Structural observations and stratigraphic variability in Jurassic strata, Upheaval Dome, Canyonlands National Park, Utah, USAGeesaman, Patrick J. 23 January 2014 (has links)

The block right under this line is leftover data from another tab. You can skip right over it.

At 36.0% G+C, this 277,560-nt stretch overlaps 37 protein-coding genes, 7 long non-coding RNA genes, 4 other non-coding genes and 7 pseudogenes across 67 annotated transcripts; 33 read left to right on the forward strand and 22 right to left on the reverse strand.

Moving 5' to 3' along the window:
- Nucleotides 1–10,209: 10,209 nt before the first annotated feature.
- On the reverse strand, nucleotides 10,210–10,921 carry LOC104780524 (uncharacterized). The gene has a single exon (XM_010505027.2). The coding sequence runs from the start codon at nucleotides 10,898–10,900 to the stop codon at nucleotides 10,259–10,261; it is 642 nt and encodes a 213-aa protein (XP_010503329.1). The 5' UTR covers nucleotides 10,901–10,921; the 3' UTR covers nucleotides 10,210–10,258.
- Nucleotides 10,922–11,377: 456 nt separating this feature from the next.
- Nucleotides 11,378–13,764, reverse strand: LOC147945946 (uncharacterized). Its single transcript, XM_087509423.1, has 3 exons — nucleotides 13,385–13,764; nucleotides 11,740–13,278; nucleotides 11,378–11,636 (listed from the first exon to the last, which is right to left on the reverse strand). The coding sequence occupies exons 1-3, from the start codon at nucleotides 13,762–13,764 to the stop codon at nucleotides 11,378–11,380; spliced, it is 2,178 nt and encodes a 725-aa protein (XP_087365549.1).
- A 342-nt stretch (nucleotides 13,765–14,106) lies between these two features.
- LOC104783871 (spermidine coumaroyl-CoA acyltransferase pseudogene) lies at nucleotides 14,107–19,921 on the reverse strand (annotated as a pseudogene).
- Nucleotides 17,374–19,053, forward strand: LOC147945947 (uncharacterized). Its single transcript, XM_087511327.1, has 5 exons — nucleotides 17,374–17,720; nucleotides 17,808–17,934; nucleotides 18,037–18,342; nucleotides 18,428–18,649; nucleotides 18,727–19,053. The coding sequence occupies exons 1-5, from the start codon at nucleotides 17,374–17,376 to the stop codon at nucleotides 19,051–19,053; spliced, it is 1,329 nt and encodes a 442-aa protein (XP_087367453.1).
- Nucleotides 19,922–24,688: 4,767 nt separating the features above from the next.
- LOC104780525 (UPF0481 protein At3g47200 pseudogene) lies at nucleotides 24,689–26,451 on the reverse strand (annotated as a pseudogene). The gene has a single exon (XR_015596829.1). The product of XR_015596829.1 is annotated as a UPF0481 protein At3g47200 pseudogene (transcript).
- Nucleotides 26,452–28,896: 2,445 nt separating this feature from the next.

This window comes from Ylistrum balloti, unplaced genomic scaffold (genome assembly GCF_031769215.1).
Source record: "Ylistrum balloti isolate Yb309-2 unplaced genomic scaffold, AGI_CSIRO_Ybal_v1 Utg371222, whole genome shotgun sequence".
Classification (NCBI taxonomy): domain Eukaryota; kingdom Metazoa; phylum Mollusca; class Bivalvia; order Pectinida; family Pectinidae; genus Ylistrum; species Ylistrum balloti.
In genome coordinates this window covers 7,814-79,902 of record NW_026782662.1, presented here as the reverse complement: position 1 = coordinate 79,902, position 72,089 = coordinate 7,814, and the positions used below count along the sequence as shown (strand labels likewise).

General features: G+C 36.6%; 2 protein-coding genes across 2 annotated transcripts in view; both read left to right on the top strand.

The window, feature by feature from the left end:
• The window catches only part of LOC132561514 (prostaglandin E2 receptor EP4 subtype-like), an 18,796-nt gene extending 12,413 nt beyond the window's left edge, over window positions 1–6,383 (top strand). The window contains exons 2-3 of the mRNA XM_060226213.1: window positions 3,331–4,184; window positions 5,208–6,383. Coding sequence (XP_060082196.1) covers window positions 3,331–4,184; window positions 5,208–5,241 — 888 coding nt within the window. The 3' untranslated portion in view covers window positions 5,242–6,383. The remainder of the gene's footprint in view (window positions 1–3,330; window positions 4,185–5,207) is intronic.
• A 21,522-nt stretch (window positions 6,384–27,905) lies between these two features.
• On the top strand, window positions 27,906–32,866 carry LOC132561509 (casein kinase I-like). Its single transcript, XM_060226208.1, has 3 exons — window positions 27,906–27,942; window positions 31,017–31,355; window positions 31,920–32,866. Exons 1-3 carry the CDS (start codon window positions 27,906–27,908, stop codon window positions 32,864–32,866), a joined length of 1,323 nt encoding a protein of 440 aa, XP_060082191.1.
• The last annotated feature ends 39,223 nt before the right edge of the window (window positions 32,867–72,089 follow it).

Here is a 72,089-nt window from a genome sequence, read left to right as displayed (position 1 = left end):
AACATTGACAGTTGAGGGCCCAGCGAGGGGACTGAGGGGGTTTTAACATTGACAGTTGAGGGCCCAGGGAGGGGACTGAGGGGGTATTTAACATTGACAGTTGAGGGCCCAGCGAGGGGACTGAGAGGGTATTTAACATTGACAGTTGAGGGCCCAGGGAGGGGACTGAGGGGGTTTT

<p> Upheaval Dome is a structurally deformed topographic depression located in Canyonlands National Park, southeast Utah. Multiple hypotheses for its origin have been proposed by various scientists over many years of research. The two remaining viable hypotheses are at opposite ends of the geologic spectrum, one proposing long-term deformation of the structure, while the other proposes a catastrophic meteorite impact. (1) The seminal paper by Jackson et al. (1998) suggests that Upheaval Dome was created due to the growth and subsequent pinch-off of a salt diapir sourced from the Pennsylvanian Paradox Formation. Their conclusions were based on various growth geometries in Jurassic age strata. (2) Perhaps the most influential paper proposing a meteorite impact at Upheaval Dome is by Buchner and Kenkmann (2008), titled "Upheaval Dome, Utah, USA: Impact origin confirmed". In this paper only two grains of shocked quartz are identified, out of 120 standard thin sections. Based on these thin sections comprising medium-coarse sand grains, only ~0.00043% of grains displayed evidence of high-pressure deformation. For shocked quartz to confirm a meteorite impact there must be abundant shocked grains (2-5%), and ~0.00043% cannot be considered abundant (French and Koeberl, 2010).</p><p> Prior to this study there has been no attempt made to combine an in depth stratigraphic investigation of exposed, accessible formations with structural and lithologic observations in the Upheaval Dome area. Analysis of stratigraphic field data for Triassic to Jurassic-aged strata reveals: (1) stratigraphic thicknesses from measured sections range from 7 meters to 224 meters in the Kayenta Formation, and projected thicknesses in cross sections can exceed 400 meters; (2) distinct changes in facies distributions in relation to mapped structural features; (3) localized angular discordances, such as angular unconformities and onlaps, at the contact between formations or within individual formations. </p><p> Analysis of structural features at Upheaval Dome reveals: (1) synclinal axes and associated depositional centers shift throughout the Jurassic; (2) stratigraphic thicknesses across normal faults from hanging to footwall blocks are unequal on the scale of meters to tens of meters; (3) thrust faults verge dominantly to the southeast regardless of the side of the dome they are located on; (4) blocks of Triassic Chinle Formation encased in the younger Jurassic Wingate Sandstone adjacent to dog tongues suggests the involvement of a brief period of allochthonous salt break out after the deposition of the Chinle. Petrographic analysis was inconclusive, as there were no shocked grains, nor any clasts of the Paradox Formation present in younger formations.</p><p> The research presented in this study strongly indicates that long-term deformation occurred at Upheaval Dome during the Early Jurassic and possibly in older less well exposed units. Evidence supporting long-term deformation includes growth strata, changes in facies distributions, shifting formation depocenters, angular discordances, and growth faults. Sparse indicators of catastrophic are also present in the form of sparse shocked quartz grains and poorly developed shatter cones. To accommodate these juxtaposing deformational regimes an evolution of Upheaval Dome is presented here that relies on an early meteorite impact to initiate active diapirism leading eventually to a passively growing salt diapir. This explanation would account for the petrographic evidence supporting meteorite impact, as well as the growth geometries in the Triassic-Jurassic aged strata surrounding Upheaval Dome.</p><p> Upheaval Dome has historically been one of the most controversial geologic features in the United States. It is important for geologists to understand the genesis for this structure as it is an extremely well exposed field example of a meteorite impact, pinched-off salt diapir, or a combination of the two, and can help further understand similar structures found around the world at the Earth's surface, or in the subsurface.</p>